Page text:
Skip to main content

Canonical correlation analysis (CCA) of anthropometric parameters and physical activities with blood lipids



Anthropometric parameters and physical activities are significant factors influencing lipid levels, but few research have demonstrated the effect of amount of activities on lipid levels. Our research analyzed and explored this relationships.


A multi-stage stratified sampling method was used to select the investigation subjects in Hubei, China. A questionnaire survey, physical measurements and biochemistry tests (including total cholesterol, high low-density lipoprotein cholesterol, high-density lipoprotein cholesterol and triacylglycerol) were conducted using CCA analysis.


The first canonical correlation of the four biochemistry tests and anthropometric parameters with physical activities was 0.44 (P < 0.0001). Grouping by sex and areas, the first canonical correlation were 0.51 (p < 0.0001), 0.43 (p < 0.0001), 0.39 (p < 0.0001) and 0.45 (p < 0.0001). By CCA, blood lipids were negatively correlated with occupation activity, and positively associated with waistline, body mass index (BMI), sleep time, static behavior, and age.


CCA could be an efficient method to find out the most influential factors on exposure and outcome variables. Blood lipid had significant but moderate association with physical activities and anthropometric parameters. Waistline, BMI and occupation activity function as major influences on lipids.

Trial registration

Identifying number: 2,013,001. Date of trial registry: 8st Oct 2012.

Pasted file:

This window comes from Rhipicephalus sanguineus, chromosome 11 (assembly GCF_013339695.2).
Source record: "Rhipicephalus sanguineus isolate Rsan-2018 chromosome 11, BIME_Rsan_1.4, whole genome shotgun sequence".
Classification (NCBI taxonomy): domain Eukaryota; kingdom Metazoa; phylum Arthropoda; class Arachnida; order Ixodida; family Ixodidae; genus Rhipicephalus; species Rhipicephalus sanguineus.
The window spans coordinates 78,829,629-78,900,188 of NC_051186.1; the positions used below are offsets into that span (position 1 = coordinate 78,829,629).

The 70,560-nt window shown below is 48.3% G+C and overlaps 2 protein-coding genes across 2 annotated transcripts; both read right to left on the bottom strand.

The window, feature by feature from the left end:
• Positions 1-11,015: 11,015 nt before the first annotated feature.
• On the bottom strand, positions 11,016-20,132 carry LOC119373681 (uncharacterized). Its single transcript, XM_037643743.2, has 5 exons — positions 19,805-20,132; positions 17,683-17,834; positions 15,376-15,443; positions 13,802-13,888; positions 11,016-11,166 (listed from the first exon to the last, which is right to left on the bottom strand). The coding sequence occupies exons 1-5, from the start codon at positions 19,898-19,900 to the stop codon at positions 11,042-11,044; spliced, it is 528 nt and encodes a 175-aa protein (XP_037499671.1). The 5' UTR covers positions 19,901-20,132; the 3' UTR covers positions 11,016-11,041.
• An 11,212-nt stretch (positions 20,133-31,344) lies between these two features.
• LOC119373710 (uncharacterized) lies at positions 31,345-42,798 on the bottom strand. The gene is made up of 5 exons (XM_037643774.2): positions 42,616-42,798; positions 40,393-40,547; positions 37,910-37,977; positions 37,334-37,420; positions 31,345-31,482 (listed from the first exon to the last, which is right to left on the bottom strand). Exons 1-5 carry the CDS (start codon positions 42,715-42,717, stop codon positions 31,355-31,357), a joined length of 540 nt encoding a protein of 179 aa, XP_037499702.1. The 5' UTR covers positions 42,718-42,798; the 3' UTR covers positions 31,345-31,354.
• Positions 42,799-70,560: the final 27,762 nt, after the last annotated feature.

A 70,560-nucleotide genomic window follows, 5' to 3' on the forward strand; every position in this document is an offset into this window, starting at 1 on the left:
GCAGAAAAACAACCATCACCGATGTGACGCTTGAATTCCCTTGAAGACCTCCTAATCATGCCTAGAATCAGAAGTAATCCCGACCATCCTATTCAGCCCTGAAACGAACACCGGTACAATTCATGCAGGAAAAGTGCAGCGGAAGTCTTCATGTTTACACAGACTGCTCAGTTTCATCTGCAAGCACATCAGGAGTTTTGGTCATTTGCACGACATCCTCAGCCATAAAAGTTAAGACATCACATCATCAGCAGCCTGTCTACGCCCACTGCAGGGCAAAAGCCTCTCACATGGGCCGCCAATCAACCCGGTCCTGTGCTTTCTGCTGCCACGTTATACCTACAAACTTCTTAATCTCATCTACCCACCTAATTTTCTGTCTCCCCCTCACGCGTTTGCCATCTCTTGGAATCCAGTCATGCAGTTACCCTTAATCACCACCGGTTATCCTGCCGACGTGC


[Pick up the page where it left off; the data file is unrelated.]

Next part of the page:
Accumulated research had shown that lipoprotein (LP(a)) was an important risk factor of ischemic stroke and cardiovascular diseases [1,2,3,4], high LP(a) as an independent but modest risk factor in ischemic stroke. This becomes especially evident in younger stroke populations. However, based on published research, we knew that there was a relationship between physical activities and blood lipid [5,6,7], the intensity of physical activity may be a more important determinant of LDL-C in children than the energy spent on physical activity. At the same time, individual factors couldn’t be ignored to have an effect on lipid, and study provides some evidence to sharpen the target levels for glycemia and BMI among patients with low HDL-C and high TG. For these patients, the target glycemia should be around 90 mg/dl and BMI 25 kg/m2 [8]. Physical activities with individual anthropometric parameters affecting or not affecting blood lipids, isolated through canonical correlation analysis, were consistent with evidence of these kinds of associations in the literatures [7, 9]. The purpose of the research is to better understand the role and the influential degree that anthropometric parameters and physical activity have played on lipids.